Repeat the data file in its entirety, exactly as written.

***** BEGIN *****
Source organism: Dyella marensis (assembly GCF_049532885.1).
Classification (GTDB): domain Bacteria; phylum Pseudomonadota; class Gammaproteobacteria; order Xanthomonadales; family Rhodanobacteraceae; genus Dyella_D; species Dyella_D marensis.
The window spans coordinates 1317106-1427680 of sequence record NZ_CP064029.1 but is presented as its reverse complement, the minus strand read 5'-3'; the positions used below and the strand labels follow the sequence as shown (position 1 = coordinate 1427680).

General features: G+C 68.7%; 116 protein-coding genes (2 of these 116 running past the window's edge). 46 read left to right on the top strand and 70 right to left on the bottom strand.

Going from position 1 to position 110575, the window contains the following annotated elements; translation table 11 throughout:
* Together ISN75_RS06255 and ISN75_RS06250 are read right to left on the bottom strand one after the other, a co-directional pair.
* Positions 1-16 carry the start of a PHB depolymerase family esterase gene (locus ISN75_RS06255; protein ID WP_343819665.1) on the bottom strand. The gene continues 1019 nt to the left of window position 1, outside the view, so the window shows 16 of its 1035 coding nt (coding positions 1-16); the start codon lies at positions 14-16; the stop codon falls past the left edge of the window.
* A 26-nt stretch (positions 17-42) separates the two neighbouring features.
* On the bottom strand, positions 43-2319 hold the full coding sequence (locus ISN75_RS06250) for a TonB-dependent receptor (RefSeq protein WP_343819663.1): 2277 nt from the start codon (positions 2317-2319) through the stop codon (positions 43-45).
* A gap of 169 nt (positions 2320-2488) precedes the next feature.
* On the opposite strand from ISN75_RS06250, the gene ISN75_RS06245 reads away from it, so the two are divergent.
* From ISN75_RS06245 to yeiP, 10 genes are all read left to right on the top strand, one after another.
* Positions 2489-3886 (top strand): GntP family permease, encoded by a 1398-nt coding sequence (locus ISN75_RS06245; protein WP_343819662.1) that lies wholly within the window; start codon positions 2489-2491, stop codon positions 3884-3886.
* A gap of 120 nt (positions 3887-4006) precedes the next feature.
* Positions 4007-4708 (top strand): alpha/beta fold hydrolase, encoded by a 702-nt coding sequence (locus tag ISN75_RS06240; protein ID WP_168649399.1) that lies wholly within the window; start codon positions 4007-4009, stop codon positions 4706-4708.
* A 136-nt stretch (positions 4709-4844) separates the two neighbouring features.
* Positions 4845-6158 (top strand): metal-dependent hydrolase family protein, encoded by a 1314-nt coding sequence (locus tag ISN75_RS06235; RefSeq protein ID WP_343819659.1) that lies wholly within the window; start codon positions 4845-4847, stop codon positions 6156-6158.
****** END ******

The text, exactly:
Source organism: Dyella marensis (assembly GCF_049532885.1).
Classification (GTDB): domain Bacteria; phylum Pseudomonadota; class Gammaproteobacteria; order Xanthomonadales; family Rhodanobacteraceae; genus Dyella_D; species Dyella_D marensis.
The window spans coordinates 1317106-1427680 of sequence record NZ_CP064029.1 but is presented as its reverse complement, the minus strand read 5'-3'; the positions used below and the strand labels follow the sequence as shown (position 1 = coordinate 1427680).

General features: G+C 68.7%; 116 protein-coding genes (2 of these 116 running past the window's edge). 46 read left to right on the top strand and 70 right to left on the bottom strand.

Going from position 1 to position 110575, the window contains the following annotated elements; translation table 11 throughout:
* Together ISN75_RS06255 and ISN75_RS06250 are read right to left on the bottom strand one after the other, a co-directional pair.
* Positions 1-16 carry the start of a PHB depolymerase family esterase gene (locus ISN75_RS06255; protein ID WP_343819665.1) on the bottom strand. The gene continues 1019 nt to the left of window position 1, outside the view, so the window shows 16 of its 1035 coding nt (coding positions 1-16); the start codon lies at positions 14-16; the stop codon falls past the left edge of the window.
* A 26-nt stretch (positions 17-42) separates the two neighbouring features.
* On the bottom strand, positions 43-2319 hold the full coding sequence (locus ISN75_RS06250) for a TonB-dependent receptor (RefSeq protein WP_343819663.1): 2277 nt from the start codon (positions 2317-2319) through the stop codon (positions 43-45).
* A gap of 169 nt (positions 2320-2488) precedes the next feature.
* On the opposite strand from ISN75_RS06250, the gene ISN75_RS06245 reads away from it, so the two are divergent.
* From ISN75_RS06245 to yeiP, 10 genes are all read left to right on the top strand, one after another.
* Positions 2489-3886 (top strand): GntP family permease, encoded by a 1398-nt coding sequence (locus ISN75_RS06245; protein WP_343819662.1) that lies wholly within the window; start codon positions 2489-2491, stop codon positions 3884-3886.
* A gap of 120 nt (positions 3887-4006) precedes the next feature.
* Positions 4007-4708 (top strand): alpha/beta fold hydrolase, encoded by a 702-nt coding sequence (locus tag ISN75_RS06240; protein ID WP_168649399.1) that lies wholly within the window; start codon positions 4007-4009, stop codon positions 4706-4708.
* A 136-nt stretch (positions 4709-4844) separates the two neighbouring features.
* Positions 4845-6158 (top strand): metal-dependent hydrolase family protein, encoded by a 1314-nt coding sequence (locus tag ISN75_RS06235; RefSeq protein ID WP_343819659.1) that lies wholly within the window; start codon positions 4845-4847, stop codon positions 6156-6158.